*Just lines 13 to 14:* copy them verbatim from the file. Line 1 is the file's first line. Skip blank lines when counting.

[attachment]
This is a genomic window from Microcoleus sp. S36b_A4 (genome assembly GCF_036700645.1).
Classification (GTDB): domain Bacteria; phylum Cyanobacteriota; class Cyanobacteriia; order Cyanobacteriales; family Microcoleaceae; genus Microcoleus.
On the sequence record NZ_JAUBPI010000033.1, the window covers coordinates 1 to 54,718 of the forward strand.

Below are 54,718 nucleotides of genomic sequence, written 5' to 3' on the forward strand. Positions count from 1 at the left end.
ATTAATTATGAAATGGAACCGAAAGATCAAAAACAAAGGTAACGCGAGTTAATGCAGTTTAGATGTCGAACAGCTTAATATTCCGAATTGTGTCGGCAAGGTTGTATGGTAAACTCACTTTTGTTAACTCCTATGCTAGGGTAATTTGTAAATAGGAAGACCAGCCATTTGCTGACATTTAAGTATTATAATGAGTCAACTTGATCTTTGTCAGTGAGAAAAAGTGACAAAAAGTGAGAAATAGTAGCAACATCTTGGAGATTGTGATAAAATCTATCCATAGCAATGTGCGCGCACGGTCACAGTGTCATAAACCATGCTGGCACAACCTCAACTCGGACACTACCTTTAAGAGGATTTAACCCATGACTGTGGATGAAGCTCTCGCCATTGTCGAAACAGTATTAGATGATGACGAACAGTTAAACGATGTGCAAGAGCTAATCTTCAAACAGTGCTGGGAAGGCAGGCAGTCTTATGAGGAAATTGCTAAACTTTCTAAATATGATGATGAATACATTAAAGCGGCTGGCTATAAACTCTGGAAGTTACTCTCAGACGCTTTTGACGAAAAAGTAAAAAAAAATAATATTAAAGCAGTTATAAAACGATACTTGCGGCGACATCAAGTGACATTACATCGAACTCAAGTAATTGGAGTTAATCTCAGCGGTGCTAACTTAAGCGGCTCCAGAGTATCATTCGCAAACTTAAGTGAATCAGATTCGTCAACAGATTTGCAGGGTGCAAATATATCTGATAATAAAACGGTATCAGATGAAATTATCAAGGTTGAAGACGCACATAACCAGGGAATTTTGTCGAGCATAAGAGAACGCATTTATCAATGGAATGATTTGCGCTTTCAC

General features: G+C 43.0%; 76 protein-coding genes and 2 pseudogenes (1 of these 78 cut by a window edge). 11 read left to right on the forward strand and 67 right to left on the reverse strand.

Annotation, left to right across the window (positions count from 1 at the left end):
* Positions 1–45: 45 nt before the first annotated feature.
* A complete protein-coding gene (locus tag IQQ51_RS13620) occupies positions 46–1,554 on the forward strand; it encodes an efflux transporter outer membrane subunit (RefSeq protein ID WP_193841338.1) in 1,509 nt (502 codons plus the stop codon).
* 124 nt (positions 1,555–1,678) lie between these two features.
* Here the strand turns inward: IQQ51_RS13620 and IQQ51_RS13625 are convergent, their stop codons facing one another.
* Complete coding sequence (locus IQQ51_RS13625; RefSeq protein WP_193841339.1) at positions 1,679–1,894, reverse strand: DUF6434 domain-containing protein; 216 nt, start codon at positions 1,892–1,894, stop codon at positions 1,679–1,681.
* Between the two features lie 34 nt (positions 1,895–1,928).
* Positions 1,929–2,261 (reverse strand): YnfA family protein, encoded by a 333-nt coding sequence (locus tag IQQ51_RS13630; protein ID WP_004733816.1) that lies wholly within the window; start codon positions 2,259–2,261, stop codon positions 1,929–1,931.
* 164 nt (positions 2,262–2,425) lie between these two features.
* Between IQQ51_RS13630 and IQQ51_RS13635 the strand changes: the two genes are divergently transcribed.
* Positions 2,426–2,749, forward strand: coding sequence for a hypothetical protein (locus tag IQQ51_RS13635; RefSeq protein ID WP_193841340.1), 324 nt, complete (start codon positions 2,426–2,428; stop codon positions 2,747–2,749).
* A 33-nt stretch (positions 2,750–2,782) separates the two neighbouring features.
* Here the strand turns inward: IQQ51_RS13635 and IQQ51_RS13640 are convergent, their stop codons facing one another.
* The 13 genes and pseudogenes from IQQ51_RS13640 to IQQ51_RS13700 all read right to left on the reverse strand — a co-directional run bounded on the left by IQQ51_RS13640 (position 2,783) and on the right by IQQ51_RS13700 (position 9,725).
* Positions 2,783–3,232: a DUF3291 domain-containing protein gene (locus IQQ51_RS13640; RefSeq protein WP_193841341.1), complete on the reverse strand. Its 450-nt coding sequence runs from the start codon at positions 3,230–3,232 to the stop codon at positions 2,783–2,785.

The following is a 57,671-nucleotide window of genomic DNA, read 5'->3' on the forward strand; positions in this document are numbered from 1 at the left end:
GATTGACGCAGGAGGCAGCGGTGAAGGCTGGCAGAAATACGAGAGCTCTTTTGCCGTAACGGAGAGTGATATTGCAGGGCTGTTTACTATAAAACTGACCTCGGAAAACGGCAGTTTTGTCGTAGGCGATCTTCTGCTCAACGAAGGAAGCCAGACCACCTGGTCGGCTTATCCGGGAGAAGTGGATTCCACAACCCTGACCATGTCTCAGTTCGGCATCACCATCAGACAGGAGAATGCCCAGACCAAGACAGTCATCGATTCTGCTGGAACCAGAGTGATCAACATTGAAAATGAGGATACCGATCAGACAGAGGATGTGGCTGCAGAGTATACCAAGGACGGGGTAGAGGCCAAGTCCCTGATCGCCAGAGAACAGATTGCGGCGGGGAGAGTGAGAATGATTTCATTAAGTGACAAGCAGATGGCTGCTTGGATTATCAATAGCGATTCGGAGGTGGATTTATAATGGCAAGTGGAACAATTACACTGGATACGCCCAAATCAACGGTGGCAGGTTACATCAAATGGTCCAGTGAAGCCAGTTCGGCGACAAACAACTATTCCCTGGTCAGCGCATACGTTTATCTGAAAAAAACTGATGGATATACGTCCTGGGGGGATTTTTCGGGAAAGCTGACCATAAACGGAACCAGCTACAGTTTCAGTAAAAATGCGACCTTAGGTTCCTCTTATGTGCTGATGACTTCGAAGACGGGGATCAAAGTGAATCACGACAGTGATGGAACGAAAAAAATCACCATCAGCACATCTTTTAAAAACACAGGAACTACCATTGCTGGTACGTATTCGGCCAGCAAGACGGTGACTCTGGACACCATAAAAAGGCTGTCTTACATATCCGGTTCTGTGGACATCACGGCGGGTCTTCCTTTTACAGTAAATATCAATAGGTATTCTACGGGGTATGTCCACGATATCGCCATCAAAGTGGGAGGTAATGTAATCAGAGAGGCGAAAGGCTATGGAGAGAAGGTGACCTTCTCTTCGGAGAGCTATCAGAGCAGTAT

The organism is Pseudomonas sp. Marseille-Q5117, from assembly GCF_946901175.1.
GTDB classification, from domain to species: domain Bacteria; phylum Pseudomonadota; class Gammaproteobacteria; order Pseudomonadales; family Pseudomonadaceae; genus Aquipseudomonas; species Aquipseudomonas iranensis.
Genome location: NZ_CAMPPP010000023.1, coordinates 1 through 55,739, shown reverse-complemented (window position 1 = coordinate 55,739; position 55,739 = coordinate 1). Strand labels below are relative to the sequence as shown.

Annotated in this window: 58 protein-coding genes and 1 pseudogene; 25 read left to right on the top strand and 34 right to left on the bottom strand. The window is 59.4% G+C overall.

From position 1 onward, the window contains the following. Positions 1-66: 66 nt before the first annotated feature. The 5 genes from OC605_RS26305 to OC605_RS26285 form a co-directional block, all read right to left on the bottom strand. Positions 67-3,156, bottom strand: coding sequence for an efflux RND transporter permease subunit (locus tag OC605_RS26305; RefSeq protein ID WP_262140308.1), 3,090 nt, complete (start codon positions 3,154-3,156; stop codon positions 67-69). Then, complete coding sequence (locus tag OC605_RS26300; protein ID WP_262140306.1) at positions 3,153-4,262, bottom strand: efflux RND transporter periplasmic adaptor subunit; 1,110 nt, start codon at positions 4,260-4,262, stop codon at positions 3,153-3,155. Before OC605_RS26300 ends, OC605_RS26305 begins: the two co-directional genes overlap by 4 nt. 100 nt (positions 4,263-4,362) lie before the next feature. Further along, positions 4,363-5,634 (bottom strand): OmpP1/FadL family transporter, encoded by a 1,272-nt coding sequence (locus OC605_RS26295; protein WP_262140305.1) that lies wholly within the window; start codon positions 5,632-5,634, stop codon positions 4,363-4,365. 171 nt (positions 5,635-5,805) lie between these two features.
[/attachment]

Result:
* Between the two features lie 34 nt (positions 1,895–1,928).
* Positions 1,929–2,261 (reverse strand): YnfA family protein, encoded by a 333-nt coding sequence (locus tag IQQ51_RS13630; protein ID WP_004733816.1) that lies wholly within the window; start codon positions 2,259–2,261, stop codon positions 1,929–1,931.